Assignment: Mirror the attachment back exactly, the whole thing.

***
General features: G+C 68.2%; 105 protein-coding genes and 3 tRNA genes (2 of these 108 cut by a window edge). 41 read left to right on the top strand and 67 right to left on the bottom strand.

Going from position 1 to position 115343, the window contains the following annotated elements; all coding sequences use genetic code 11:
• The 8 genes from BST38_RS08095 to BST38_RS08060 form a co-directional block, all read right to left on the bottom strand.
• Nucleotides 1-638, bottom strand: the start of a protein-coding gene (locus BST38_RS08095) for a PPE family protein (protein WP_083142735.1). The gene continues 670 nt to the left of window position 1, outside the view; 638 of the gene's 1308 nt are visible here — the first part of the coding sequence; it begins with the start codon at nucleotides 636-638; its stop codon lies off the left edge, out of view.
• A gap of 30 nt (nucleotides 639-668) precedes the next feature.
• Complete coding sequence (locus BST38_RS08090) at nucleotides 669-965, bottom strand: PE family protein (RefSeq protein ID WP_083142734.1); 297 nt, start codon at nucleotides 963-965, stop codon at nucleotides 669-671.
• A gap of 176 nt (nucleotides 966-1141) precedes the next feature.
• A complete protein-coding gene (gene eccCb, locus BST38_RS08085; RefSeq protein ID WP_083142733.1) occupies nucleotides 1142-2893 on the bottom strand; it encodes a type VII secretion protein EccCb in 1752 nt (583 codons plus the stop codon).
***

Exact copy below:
General features: G+C 68.2%; 105 protein-coding genes and 3 tRNA genes (2 of these 108 cut by a window edge). 41 read left to right on the top strand and 67 right to left on the bottom strand.

Going from position 1 to position 115343, the window contains the following annotated elements; all coding sequences use genetic code 11:
• The 8 genes from BST38_RS08095 to BST38_RS08060 form a co-directional block, all read right to left on the bottom strand.
• Nucleotides 1-638, bottom strand: the start of a protein-coding gene (locus BST38_RS08095) for a PPE family protein (protein WP_083142735.1). The gene continues 670 nt to the left of window position 1, outside the view; 638 of the gene's 1308 nt are visible here — the first part of the coding sequence; it begins with the start codon at nucleotides 636-638; its stop codon lies off the left edge, out of view.
• A gap of 30 nt (nucleotides 639-668) precedes the next feature.
• Complete coding sequence (locus BST38_RS08090) at nucleotides 669-965, bottom strand: PE family protein (RefSeq protein ID WP_083142734.1); 297 nt, start codon at nucleotides 963-965, stop codon at nucleotides 669-671.
• A gap of 176 nt (nucleotides 966-1141) precedes the next feature.
• A complete protein-coding gene (gene eccCb, locus BST38_RS08085; RefSeq protein ID WP_083142733.1) occupies nucleotides 1142-2893 on the bottom strand; it encodes a type VII secretion protein EccCb in 1752 nt (583 codons plus the stop codon).